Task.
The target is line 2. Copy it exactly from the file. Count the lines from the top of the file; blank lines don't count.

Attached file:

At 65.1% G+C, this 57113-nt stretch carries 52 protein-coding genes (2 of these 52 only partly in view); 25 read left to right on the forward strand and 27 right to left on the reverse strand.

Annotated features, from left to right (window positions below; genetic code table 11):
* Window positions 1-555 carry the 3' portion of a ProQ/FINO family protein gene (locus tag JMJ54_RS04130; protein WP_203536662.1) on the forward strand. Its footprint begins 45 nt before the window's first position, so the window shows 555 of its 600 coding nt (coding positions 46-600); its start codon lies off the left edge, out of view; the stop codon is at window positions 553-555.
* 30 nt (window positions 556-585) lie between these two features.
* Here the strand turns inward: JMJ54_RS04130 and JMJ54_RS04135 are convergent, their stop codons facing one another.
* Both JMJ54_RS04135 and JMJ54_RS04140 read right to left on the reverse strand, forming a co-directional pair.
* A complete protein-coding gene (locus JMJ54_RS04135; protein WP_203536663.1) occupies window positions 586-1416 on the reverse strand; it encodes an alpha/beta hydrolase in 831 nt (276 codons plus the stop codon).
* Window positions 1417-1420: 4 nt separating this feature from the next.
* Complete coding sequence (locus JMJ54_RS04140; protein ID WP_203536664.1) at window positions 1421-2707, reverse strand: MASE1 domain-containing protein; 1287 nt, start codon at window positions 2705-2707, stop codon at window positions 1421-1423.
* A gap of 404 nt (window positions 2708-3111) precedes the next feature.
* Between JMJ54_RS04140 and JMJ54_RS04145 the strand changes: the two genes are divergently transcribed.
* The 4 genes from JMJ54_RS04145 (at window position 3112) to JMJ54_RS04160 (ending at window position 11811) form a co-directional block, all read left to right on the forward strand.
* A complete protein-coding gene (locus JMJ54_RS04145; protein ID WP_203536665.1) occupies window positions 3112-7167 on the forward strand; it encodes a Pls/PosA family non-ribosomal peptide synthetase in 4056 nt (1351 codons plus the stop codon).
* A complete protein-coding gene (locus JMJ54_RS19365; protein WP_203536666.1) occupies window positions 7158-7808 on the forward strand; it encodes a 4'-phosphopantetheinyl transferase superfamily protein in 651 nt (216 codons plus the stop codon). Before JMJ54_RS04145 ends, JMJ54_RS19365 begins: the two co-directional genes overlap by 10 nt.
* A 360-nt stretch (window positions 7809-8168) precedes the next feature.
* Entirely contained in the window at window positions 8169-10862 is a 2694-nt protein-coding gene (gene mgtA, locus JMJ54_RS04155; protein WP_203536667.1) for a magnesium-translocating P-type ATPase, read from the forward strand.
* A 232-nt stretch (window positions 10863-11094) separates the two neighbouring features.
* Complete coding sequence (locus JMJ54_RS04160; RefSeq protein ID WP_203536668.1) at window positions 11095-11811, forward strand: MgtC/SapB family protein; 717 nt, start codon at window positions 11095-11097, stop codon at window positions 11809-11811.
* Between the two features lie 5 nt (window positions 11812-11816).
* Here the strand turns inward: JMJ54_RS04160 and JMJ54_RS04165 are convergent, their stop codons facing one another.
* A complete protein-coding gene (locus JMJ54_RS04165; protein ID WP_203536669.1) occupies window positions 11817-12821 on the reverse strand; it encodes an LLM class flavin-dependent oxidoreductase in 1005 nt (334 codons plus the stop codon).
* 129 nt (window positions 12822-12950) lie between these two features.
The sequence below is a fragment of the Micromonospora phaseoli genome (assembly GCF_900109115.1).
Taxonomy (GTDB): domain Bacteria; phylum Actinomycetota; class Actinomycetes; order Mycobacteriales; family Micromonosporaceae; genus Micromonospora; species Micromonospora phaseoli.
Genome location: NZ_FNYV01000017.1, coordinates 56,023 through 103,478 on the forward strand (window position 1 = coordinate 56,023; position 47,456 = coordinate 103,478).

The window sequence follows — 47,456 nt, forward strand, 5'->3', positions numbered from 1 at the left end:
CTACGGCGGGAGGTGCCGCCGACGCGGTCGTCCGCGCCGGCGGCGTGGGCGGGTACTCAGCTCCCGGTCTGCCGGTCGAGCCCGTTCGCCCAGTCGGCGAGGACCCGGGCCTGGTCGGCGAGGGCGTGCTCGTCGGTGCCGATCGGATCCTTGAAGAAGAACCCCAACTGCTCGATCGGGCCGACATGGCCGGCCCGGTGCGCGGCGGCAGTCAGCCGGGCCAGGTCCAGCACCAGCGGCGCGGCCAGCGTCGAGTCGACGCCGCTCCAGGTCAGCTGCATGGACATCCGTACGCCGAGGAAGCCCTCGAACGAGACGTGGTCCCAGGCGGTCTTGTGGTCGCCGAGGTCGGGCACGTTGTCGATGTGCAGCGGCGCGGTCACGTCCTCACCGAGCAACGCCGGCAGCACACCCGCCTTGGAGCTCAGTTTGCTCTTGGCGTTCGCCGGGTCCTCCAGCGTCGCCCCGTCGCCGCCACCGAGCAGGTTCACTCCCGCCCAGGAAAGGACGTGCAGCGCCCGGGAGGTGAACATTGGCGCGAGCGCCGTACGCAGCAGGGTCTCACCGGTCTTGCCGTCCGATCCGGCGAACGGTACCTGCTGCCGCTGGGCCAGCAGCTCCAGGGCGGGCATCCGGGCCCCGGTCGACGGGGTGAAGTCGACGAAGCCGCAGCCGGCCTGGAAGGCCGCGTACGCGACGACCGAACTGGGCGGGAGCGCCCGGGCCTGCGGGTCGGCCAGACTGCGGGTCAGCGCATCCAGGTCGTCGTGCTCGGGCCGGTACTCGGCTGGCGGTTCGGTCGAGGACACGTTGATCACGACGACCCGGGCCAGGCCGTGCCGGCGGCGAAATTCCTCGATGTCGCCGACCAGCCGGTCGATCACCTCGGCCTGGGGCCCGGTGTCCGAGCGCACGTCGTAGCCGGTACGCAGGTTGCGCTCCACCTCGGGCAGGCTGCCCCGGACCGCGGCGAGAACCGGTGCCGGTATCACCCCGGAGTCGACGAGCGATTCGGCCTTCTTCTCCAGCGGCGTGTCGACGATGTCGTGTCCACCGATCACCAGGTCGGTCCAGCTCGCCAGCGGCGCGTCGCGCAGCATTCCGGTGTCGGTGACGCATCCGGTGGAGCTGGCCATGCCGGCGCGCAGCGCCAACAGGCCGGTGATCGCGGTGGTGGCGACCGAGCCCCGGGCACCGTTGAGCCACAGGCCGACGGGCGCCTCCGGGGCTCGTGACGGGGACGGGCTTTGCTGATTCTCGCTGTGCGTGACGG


Annotated features, from left to right (window positions below; genetic code table 11):